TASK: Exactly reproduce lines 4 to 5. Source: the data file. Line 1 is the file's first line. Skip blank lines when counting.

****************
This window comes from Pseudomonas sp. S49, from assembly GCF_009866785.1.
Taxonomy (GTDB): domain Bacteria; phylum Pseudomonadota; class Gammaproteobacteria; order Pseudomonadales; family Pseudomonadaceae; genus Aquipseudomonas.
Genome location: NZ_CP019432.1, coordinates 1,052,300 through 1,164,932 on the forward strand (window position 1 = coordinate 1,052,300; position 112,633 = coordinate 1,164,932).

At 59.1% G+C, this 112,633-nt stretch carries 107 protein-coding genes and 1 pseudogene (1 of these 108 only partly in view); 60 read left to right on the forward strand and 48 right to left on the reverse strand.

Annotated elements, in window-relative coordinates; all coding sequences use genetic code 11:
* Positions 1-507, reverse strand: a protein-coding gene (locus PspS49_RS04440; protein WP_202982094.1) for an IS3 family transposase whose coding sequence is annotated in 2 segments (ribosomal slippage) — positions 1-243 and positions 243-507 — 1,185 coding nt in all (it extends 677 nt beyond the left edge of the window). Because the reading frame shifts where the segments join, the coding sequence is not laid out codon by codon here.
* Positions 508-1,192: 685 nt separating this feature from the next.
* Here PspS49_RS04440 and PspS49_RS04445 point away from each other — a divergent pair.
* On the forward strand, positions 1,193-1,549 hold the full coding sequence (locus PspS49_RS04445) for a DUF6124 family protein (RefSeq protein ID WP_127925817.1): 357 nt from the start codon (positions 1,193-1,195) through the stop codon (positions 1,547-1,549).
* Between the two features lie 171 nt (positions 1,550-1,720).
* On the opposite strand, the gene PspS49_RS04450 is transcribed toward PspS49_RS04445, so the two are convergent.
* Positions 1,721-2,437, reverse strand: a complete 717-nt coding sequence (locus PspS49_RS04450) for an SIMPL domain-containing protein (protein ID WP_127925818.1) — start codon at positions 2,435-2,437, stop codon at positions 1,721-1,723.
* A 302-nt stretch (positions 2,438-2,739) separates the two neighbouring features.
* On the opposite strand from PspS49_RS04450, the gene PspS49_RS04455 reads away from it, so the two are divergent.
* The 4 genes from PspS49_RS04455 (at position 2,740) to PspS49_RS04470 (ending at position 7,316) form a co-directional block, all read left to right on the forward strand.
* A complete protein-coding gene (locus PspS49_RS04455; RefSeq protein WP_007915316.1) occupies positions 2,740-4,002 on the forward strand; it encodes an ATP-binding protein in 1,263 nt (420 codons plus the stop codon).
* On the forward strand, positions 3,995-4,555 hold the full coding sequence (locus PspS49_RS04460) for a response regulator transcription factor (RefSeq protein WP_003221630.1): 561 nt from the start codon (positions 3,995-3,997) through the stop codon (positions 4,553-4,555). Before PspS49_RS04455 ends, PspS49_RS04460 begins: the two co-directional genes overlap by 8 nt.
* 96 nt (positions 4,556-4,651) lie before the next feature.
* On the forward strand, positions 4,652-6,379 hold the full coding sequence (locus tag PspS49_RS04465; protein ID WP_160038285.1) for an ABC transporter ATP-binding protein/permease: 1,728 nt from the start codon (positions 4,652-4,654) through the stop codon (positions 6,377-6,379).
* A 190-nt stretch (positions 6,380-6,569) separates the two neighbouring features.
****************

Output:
At 59.1% G+C, this 112,633-nt stretch carries 107 protein-coding genes and 1 pseudogene (1 of these 108 only partly in view); 60 read left to right on the forward strand and 48 right to left on the reverse strand.

Annotated elements, in window-relative coordinates; all coding sequences use genetic code 11: